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The University of Southampton

PODY3011 Clinical Practice 3

Module Overview

The Clinical Practice 3 module provides the framework for the full integration of the academic components of the programme with the advancing skills and knowledge of the level 6 students during the final clinical practice component. This module provides a transitional role by fully preparing students for independent clinical practice on its completion.

Aims and Objectives

Learning Outcomes

Knowledge and Understanding

Having successfully completed this module, you will be able to demonstrate knowledge and understanding of:

  • Evaluate of the effect of systemic disease on the foot.
  • Critically appraise assessment and diagnostic techniques for circulatory, neurological, musculoskeletal and dermatological disorders
Subject Specific Intellectual and Research Skills

Having successfully completed this module you will be able to:

  • Develop a comprehensive and enhanced strategy for assessment and diagnosis of circulatory, neurological, musculoskeletal and dermatological disorders
  • Identify the ‘at risk’ foot and to be able to justify and implement appropriate management strategies including referral to other agencies and interdisciplinary teams.
  • Critically analyse patient outcomes through enhanced evaluation and to be able to justify modifications to care / management plans.
  • Demonstrate how communication with patients and other members of an interdisciplinary team have been effective.
  • Determine the inter-relationship of clinical governance and continued professional development and the application of these in clinical practice to improve patient care.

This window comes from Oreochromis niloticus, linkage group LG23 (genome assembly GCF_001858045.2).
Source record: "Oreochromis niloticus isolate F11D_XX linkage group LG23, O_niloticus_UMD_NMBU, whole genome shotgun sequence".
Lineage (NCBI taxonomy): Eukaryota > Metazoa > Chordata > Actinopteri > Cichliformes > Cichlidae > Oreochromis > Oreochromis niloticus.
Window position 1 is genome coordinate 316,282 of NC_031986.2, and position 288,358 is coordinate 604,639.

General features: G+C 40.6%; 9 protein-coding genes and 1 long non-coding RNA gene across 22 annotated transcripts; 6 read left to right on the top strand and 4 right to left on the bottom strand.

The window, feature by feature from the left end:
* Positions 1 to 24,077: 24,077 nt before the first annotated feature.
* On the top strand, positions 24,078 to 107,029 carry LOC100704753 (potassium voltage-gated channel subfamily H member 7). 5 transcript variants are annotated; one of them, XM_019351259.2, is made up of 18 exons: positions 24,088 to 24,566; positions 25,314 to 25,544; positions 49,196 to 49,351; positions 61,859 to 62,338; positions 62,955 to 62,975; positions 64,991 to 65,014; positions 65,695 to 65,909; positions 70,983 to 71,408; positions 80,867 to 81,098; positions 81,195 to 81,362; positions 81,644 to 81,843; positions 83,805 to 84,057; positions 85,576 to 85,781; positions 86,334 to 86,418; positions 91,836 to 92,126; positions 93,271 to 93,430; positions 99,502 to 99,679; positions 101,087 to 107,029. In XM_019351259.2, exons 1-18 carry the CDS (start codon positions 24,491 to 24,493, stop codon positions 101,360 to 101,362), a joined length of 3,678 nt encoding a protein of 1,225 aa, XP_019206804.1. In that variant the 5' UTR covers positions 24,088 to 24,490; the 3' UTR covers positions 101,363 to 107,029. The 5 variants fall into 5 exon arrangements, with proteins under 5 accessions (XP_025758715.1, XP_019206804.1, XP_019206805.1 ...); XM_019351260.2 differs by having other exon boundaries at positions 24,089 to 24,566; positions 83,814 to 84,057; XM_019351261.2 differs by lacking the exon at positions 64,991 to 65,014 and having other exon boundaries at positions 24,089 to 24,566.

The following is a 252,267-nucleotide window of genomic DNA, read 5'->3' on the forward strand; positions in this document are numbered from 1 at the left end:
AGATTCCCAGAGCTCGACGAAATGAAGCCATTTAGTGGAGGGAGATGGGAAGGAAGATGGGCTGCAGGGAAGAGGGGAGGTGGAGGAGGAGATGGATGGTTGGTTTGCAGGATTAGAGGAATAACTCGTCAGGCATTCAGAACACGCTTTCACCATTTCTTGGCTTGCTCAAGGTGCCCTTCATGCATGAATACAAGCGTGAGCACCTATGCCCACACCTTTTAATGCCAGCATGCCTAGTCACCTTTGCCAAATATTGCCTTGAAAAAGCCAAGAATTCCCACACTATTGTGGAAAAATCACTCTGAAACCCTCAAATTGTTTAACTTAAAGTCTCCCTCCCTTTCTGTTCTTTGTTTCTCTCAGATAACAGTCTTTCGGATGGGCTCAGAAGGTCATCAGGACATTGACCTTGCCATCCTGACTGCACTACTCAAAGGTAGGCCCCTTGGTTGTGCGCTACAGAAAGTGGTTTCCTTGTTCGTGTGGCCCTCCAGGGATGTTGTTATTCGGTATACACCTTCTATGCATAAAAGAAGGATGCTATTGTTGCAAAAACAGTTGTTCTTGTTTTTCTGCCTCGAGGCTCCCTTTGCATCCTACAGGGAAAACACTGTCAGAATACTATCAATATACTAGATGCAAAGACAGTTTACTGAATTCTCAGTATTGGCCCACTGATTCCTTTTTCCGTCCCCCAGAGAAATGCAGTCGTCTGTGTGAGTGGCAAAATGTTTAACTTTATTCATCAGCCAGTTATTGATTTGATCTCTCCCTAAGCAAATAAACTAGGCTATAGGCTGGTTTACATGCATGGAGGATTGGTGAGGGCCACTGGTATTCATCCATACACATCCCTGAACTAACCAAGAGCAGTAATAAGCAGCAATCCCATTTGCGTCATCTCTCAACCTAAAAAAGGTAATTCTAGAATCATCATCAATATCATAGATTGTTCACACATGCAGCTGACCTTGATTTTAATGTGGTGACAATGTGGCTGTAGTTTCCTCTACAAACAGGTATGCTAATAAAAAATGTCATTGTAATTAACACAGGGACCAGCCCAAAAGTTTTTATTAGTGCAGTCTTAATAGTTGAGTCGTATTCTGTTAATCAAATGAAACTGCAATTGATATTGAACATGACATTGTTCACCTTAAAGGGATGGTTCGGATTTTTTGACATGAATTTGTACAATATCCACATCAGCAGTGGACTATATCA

Transferable and Generic Skills

Having successfully completed this module you will be able to:

  • Critically evaluate academic, clinical and professional performance.
  • Demonstrate clinical reasoning and reflective practice


Students will study/investigate: • The effects of systemic disease on the foot and the ‘at risk’ foot. • Advanced techniques for assessing nervous, vascular, musculoskeletal and integumentary systems. • Methods of enhanced evaluation of practice. • Clinical reasoning and reflective practice. • Mechanisms of implementing clinical governance and evidence based practice. • Methods of enhancing interdisciplinary care planning for patients.

Learning and Teaching

Teaching and learning methods

Work based learning on placements in hospital, community, and private podiatry clinics enabled through collaboration and partnerships with local NHS podiatry service providers and local private practitioners. Learning will be supported by clinical supervisors/educators whilst on placement; the unit co-ordinator for clinical practice whilst on placement and throughout the academic year, and by the clinical fieldwork office administrative team within the Faculty of Health Sciences. Clinical placement learning is further supported by clinical tutorials before and after placements and case conference tutorials. Learning is also driven through the production of a clinical development record that provides evidence of clinical learning as a part of the assessment for the module.

External visits5
Total study time395

Resources & Reading list

Hicks C (2009). Research Methods for Clinical Therapists. 

Thomson P & Volpe R (2001). Introduction to Podopediatrics. 

Facilities: Lecture rooms-5 sessions Travel costs for locality visiting.